The SKA will address a wide range of fundamental questions in physics, astrophysics, cosmology and astrobiology. It will be able to investigate previously unexplored parts of the distant Universe in unprecedented detail and map it hundreds of times faster than any current facility.   

The SKA will be built in Southern Africa and Australia. There will be 3,000 dish antennas, each about 15m in diameter, as well as two other types of radio antennas (low and mid-frequency). The antennas will be arranged in five spiral arms and the dishes will extend up to 3,000 km from the centre region. Construction of the SKA is expected to begin in 2017 and conclude in 2024.

SKA Telescope:

Introducing Computational Musicology

A wealth of music and music-related information is now available digitally, offering tantalising possibilities for digital musicologies. These resources include large collections of audio and scores, bibliographic and biographic data, and live performance ephemera -- not to mention the 'hidden' existence of these in other digital content. With such large and wide-ranging opportunities come new challenges in methods, principally in adapting technological solutions to assist musicologists in identifying, studying, and disseminating scholarly insights from amongst this 'data deluge'.

Computational musicology supports and enhances traditional music scholarship, enabling musicological explorations at massive scales afforded by this abundance of digital content. Low-powered exascale computing systems and next-generation Linked Data and Semantic Web technologies will allow us to combine and publish related portions of this data in real-time, as well as to connect to information beyond the music, from data describing the settings of the mixing desk to information on audience reception and cultural impact.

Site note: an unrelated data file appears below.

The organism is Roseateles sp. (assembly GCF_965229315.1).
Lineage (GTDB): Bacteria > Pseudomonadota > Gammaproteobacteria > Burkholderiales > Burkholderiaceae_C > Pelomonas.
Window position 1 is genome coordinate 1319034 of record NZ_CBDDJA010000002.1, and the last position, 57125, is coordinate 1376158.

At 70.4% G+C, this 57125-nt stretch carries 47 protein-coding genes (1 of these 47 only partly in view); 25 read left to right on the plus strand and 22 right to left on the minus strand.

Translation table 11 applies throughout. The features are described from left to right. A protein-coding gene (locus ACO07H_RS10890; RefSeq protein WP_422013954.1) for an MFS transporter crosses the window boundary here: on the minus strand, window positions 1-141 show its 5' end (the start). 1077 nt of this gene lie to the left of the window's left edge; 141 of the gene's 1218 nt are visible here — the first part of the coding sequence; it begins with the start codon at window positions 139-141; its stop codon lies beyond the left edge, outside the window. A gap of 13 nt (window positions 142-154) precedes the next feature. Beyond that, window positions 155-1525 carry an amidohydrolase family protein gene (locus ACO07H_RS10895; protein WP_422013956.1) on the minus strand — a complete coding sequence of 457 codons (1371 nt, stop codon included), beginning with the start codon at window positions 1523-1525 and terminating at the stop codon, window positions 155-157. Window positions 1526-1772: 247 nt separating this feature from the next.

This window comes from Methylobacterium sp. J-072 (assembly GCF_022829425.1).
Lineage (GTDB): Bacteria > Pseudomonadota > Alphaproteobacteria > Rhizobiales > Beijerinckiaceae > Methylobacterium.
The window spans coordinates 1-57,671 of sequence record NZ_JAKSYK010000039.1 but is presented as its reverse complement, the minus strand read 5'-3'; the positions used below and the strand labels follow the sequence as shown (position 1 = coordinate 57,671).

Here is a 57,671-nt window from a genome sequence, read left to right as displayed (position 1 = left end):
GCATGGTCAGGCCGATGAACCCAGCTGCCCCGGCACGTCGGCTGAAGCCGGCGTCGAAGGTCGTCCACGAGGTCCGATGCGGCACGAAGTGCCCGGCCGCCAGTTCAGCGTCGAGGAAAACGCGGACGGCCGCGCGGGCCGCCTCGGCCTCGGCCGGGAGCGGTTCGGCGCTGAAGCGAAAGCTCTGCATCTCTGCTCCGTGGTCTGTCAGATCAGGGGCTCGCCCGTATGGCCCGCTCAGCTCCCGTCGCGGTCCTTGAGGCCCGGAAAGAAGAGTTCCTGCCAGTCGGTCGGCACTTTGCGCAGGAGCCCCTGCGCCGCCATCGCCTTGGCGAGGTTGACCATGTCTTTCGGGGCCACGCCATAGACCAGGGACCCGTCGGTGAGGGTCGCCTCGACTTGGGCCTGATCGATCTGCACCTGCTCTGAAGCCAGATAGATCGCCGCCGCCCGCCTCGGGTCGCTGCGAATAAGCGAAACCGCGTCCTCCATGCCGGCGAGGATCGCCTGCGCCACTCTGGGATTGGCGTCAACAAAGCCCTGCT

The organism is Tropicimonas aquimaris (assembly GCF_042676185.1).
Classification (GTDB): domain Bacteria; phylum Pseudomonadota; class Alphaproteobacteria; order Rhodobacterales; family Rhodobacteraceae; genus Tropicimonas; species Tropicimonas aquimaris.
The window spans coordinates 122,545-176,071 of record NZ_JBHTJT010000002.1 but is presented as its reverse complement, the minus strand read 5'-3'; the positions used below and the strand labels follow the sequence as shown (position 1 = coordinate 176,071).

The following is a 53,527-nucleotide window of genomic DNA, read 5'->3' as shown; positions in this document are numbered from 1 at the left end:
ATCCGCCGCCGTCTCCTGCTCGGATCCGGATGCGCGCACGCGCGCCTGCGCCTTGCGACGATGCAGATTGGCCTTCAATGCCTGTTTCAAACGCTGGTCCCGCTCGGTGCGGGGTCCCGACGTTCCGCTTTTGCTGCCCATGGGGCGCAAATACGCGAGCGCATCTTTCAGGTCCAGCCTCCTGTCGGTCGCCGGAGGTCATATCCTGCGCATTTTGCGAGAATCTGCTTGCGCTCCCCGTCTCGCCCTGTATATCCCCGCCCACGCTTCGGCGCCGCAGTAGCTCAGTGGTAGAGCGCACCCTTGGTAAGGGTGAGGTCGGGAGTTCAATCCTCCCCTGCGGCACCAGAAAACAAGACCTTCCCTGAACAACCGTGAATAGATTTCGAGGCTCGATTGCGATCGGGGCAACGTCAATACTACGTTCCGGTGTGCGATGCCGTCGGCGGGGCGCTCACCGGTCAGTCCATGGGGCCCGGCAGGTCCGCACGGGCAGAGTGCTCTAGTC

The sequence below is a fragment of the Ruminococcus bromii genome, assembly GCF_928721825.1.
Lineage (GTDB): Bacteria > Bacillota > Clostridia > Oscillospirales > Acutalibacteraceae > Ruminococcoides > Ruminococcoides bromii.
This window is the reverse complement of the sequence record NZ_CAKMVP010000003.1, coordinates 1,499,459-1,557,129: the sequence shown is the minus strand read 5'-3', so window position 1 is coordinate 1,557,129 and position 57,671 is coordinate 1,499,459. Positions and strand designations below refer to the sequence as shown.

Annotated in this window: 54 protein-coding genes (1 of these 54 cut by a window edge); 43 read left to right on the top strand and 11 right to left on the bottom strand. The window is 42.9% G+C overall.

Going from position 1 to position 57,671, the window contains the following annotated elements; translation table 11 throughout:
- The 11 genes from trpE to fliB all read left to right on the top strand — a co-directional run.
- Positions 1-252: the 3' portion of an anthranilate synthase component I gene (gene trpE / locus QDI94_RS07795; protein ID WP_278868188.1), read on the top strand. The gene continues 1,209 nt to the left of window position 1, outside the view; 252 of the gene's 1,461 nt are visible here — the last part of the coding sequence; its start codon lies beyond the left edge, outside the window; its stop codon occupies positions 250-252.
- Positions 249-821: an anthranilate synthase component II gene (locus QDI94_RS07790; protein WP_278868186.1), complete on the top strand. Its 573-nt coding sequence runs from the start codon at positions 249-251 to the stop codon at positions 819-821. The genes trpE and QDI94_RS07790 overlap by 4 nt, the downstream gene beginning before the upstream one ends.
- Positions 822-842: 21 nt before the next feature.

ASTRON is the Netherlands Institute for Radio Astronomy, part of the Netherlands Organisation for Scientific Research (NWO). Its mission is to make discoveries in radio astronomy happen, via the development of novel and innovative technologies, the operation of world-class radio astronomy facilities, and the pursuit of fundamental astronomical research.


About IBM Research

Now in its 71st year, IBM Research continues to define the future of information technology with more than 3,000 researchers in 12 labs located across six continents.

Scientists from IBM Research have produced six Nobel Laureates, 10 U.S. National Medals of Technology, five U.S. National Medals of Science, six Turing Awards, 19 inductees in the National Academy of Sciences and 20 inductees into the National Inventors Hall of Fame. For more information, please visit

More information

Read this whitepaper on the DOME project:

See also, Big Bang meets Big Data , Huffington Post, 11 Nov. 2013.